They locked eyes in the darkness and he could faintly make out the contours of her face. Her brown skin, a muted warm glow, framed by her dark tresses and red veil; all colors bled of their vibrancy by the pallid moonlight. He thought he saw flecks of gold in her eyes but couldn’t be sure. Despite her veiled and muted presence, he couldn’t help but notice that the woman was both strong and beautiful.
‘Grasshopper!’, his companion hissed under this breath, disturbing his thoughts. ‘Keep climbing; I need you to move up, I’m right behind you.’ There was annoyance in his partner’s voice and Grasshopper felt himself shrink into himself. His name wasn’t actually Grasshopper of course, but he had earned the ignoble moniker and found himself unable to shake it. He took a deep breath, expelling his sadness and fear and found his footing. With his toes, he explored the cracks of the wall, his sandals slung over his shoulders, as his fingers clawed into the wall’s gaps. He scaled the wall and reached for the rope dangling out of her window. With relief, he grabbed it, feeling his weight and the rope’s solidity and pulled himself up through the window in the city wall. As he squeezed his body through the small, wood-framed opening, his face brushed against her hair and he inhaled her perfumed scent, heavy with spice and frankincense. ‘Thank you’, he softly whispered, and not long after, the two companions found themselves in her abode, a dark womblike place of tapestries and pillows, oil lamps gleaming on cedar wood cabins.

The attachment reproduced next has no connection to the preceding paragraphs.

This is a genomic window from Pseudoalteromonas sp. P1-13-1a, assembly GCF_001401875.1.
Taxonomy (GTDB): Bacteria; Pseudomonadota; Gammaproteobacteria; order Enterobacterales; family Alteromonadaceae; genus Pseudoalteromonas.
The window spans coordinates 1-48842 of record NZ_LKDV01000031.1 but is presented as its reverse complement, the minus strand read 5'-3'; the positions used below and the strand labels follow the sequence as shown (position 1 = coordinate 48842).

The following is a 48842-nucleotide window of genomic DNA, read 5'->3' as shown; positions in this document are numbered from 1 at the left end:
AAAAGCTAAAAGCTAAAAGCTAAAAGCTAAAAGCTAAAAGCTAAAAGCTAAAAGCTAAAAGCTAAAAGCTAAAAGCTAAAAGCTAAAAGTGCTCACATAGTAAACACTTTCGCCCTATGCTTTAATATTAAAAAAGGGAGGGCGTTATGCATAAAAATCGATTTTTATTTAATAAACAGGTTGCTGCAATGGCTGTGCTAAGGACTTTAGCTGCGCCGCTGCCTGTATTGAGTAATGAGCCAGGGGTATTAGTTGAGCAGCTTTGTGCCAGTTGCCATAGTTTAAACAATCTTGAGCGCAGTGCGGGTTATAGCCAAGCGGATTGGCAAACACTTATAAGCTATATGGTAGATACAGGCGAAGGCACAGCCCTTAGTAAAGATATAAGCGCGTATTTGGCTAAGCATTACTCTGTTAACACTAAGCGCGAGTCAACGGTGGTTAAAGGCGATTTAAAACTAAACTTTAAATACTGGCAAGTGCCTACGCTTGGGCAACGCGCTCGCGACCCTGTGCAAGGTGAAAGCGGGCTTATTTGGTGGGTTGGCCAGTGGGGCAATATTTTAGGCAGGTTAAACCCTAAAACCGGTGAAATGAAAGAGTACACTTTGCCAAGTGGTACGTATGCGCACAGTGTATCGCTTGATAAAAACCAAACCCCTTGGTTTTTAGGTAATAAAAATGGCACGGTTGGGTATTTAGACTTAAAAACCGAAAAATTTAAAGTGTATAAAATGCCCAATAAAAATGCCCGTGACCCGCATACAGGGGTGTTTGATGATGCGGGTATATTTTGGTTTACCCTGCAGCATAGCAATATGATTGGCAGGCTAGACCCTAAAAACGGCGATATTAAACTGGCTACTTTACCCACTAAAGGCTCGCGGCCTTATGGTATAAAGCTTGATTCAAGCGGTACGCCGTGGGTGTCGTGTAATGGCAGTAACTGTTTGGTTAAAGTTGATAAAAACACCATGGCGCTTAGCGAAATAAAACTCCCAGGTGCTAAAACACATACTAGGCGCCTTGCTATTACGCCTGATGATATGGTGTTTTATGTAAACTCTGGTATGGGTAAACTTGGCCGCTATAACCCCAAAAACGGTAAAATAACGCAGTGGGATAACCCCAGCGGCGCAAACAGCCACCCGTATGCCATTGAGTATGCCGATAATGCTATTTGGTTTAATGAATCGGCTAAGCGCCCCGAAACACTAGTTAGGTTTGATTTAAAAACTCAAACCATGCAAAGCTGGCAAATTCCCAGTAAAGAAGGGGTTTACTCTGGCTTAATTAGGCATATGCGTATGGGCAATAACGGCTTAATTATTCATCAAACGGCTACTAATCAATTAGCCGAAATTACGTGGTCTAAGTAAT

‘I am Rachav’, she said matter-of-factly, ‘and I am a whore. They are looking for you, you know. From where do you hail?’ She clearly was a woman who knew her own mind, who had the emotional dexterity to not be shocked by any given situation and who took ownership of her life’s choices. ‘You must be Israelites; the King of Jericho had the town criers deliver reports about you.’